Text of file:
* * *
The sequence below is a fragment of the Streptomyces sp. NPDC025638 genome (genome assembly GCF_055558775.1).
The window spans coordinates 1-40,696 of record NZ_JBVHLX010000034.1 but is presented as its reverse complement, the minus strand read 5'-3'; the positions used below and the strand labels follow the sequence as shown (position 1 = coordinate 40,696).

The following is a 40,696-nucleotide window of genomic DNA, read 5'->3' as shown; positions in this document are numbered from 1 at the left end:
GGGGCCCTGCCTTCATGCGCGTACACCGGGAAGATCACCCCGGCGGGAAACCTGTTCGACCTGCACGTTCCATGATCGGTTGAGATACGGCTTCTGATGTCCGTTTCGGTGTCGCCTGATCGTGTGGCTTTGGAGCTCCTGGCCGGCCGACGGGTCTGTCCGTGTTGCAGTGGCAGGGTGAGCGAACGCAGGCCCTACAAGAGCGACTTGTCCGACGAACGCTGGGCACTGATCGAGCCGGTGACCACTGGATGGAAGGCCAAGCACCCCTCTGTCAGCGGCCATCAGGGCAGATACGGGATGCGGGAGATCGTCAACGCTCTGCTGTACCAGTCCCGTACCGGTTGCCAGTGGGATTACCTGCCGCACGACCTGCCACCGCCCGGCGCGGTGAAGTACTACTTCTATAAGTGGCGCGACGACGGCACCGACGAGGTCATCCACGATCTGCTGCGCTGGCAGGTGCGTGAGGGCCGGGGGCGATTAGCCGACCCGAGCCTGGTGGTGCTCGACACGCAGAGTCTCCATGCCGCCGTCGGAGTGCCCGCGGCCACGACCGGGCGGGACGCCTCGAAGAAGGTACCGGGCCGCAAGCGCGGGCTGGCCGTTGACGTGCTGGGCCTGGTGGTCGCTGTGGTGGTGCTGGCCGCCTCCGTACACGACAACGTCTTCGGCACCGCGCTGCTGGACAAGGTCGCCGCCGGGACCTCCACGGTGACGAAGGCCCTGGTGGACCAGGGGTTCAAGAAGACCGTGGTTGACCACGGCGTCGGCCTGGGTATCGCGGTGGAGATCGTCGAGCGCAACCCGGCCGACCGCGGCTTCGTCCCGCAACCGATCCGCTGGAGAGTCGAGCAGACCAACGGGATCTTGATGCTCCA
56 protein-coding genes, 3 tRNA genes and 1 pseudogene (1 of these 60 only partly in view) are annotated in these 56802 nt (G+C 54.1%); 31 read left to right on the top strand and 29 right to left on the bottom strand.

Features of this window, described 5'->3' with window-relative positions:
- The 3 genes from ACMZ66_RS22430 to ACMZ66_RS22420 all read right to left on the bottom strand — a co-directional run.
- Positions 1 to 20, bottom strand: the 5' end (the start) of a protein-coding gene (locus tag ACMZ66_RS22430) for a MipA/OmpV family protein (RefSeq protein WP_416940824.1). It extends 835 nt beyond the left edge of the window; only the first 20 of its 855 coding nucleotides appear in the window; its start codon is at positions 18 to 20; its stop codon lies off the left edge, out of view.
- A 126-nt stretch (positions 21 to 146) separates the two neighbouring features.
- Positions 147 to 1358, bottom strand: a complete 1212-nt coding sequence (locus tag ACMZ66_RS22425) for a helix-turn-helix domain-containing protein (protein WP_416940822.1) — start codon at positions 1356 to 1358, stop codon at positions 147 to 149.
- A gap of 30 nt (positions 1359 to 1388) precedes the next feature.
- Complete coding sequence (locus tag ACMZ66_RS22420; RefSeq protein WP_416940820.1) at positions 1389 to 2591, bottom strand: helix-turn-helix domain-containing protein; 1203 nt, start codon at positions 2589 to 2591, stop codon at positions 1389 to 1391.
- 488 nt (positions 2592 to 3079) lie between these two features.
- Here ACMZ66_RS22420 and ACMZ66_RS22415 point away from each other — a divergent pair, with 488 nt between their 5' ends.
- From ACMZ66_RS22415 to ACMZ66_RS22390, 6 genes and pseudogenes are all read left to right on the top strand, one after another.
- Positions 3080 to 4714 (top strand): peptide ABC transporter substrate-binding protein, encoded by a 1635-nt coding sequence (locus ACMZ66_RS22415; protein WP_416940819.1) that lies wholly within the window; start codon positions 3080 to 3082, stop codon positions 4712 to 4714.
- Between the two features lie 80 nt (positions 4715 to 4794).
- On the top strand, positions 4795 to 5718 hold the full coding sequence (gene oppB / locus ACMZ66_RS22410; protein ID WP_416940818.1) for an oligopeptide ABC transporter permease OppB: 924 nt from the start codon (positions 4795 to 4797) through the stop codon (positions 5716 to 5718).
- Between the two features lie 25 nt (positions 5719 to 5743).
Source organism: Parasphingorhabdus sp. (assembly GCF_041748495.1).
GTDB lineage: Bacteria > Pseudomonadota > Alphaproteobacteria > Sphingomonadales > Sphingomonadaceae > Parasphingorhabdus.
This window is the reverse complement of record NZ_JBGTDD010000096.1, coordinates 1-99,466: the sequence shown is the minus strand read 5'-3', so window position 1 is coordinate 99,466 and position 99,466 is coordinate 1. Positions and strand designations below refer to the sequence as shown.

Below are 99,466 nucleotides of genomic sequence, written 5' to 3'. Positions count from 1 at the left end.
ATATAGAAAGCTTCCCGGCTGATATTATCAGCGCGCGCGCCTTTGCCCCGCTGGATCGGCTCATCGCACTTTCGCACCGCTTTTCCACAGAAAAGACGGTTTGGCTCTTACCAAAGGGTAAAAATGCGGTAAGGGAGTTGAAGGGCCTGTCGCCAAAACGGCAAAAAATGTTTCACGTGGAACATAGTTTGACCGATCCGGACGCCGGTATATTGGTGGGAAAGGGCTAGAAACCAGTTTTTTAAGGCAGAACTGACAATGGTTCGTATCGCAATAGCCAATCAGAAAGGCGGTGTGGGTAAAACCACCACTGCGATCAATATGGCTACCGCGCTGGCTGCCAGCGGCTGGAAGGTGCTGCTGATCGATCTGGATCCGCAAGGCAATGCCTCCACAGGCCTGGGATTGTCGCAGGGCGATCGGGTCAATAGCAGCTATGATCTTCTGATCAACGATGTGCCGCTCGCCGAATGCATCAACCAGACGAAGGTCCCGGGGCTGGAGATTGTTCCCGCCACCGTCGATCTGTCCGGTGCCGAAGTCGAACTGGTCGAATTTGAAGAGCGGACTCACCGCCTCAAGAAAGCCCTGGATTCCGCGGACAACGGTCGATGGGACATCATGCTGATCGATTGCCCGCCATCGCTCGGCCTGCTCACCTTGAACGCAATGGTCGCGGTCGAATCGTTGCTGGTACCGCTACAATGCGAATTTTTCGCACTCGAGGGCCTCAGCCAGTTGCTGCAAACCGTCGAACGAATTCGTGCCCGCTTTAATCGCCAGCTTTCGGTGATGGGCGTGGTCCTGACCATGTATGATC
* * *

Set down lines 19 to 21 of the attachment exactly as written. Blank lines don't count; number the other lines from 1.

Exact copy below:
- Between the two features lie 25 nt (positions 5719 to 5743).
Source organism: Parasphingorhabdus sp. (assembly GCF_041748495.1).
GTDB lineage: Bacteria > Pseudomonadota > Alphaproteobacteria > Sphingomonadales > Sphingomonadaceae > Parasphingorhabdus.